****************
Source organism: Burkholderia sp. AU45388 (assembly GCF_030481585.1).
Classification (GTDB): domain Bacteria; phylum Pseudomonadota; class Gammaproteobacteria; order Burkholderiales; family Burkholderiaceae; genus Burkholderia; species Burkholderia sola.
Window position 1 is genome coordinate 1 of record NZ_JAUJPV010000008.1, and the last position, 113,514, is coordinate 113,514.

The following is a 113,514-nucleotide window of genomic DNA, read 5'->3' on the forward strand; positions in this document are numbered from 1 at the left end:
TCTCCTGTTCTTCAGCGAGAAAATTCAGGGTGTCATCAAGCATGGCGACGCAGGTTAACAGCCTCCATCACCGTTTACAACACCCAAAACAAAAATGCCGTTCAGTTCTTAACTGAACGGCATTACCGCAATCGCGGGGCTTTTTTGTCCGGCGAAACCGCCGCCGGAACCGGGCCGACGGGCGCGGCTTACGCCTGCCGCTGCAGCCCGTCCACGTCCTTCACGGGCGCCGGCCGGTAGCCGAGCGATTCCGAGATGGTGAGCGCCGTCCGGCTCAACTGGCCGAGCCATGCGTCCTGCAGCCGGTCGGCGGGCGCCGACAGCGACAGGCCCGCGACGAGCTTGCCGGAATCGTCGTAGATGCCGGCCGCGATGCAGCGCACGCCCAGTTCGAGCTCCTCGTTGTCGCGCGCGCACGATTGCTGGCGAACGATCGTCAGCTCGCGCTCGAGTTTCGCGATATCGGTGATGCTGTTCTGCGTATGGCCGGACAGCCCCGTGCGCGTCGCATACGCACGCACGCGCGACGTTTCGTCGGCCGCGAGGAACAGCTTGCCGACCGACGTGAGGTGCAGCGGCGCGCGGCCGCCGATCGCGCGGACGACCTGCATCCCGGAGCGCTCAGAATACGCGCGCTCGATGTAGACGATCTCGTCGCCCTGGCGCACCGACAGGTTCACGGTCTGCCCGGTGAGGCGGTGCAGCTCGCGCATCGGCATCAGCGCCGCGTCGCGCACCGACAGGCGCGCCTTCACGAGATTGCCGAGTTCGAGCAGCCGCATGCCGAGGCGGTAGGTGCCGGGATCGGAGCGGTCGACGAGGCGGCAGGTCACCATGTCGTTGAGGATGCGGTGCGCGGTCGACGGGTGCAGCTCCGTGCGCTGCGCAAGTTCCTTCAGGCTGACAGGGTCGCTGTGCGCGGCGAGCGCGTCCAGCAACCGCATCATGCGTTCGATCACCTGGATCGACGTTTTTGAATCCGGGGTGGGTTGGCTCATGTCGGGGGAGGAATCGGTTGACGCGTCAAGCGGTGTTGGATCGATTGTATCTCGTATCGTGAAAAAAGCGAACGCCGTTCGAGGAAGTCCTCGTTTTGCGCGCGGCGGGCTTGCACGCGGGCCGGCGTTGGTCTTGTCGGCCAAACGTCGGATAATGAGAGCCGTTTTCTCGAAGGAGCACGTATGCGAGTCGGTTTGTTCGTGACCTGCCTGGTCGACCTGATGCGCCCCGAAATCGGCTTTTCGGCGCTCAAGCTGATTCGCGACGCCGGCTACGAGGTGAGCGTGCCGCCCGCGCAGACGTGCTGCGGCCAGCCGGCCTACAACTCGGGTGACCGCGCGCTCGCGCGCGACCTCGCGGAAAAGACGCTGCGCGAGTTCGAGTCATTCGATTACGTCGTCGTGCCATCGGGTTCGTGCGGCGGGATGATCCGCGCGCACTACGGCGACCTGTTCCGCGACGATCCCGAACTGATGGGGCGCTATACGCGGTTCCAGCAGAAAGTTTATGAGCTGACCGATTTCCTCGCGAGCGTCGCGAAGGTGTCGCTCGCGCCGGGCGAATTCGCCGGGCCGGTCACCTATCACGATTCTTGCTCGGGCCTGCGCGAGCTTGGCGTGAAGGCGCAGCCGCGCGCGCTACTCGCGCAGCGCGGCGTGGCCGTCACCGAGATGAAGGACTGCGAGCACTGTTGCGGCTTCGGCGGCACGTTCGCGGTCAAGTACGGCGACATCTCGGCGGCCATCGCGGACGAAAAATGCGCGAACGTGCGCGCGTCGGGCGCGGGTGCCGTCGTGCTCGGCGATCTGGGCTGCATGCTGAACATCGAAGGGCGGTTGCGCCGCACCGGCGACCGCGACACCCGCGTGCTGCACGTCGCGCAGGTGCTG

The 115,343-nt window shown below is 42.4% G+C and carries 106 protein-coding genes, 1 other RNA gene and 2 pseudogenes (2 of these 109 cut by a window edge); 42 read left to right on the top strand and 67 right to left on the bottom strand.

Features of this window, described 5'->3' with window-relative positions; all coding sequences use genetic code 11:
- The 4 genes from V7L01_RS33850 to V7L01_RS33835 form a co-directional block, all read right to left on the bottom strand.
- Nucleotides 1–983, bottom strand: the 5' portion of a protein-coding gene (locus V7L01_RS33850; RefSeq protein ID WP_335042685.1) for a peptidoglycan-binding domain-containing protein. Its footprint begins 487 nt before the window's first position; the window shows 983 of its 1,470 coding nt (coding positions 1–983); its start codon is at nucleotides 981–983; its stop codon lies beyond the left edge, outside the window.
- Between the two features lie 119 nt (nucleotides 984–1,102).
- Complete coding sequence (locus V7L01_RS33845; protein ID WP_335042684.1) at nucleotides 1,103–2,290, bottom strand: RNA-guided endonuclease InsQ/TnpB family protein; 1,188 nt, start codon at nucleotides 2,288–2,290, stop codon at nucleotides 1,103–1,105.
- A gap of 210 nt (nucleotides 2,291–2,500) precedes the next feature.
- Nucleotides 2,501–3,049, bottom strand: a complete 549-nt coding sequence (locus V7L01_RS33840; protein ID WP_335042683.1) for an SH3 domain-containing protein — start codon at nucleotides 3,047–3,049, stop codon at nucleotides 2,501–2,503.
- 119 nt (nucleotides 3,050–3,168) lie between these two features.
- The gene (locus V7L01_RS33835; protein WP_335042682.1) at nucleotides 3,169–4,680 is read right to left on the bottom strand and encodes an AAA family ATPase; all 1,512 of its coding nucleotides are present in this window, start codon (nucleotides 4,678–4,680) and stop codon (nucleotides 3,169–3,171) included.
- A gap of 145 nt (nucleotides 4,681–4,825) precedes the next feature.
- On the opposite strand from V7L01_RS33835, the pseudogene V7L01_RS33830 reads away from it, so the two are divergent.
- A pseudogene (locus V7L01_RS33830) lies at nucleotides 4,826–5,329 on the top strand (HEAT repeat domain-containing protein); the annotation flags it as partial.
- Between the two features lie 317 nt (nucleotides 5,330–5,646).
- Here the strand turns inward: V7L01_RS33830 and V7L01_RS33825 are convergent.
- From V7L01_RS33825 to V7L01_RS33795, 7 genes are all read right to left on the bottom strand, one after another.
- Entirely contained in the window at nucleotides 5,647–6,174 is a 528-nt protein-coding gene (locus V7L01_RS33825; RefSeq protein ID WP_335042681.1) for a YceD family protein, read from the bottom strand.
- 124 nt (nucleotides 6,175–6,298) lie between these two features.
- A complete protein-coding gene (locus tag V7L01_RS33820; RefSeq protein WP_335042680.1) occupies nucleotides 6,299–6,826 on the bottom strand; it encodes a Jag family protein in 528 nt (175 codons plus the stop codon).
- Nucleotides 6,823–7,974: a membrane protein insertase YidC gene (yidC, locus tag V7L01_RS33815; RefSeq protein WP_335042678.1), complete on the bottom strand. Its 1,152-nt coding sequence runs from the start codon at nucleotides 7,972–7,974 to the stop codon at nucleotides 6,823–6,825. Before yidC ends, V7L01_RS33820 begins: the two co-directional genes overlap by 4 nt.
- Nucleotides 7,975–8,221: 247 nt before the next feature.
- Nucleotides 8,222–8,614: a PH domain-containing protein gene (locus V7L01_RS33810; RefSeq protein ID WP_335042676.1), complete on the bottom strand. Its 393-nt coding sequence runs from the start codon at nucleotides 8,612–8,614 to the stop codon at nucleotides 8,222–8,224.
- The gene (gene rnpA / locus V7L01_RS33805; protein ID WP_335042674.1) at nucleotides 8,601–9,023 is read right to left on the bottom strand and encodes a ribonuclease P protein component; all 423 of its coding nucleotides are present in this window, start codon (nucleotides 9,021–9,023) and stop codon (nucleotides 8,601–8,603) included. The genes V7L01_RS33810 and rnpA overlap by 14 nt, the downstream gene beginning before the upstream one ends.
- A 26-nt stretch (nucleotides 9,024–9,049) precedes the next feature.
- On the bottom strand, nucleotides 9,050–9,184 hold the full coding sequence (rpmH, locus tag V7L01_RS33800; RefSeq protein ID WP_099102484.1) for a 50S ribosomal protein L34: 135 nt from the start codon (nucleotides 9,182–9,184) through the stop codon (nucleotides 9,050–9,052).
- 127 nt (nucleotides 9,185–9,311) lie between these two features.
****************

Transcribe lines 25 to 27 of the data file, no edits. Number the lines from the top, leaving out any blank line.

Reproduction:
- Nucleotides 6,823–7,974: a membrane protein insertase YidC gene (yidC, locus tag V7L01_RS33815; RefSeq protein WP_335042678.1), complete on the bottom strand. Its 1,152-nt coding sequence runs from the start codon at nucleotides 7,972–7,974 to the stop codon at nucleotides 6,823–6,825. Before yidC ends, V7L01_RS33820 begins: the two co-directional genes overlap by 4 nt.
- Nucleotides 7,975–8,221: 247 nt before the next feature.
- Nucleotides 8,222–8,614: a PH domain-containing protein gene (locus V7L01_RS33810; RefSeq protein ID WP_335042676.1), complete on the bottom strand. Its 393-nt coding sequence runs from the start codon at nucleotides 8,612–8,614 to the stop codon at nucleotides 8,222–8,224.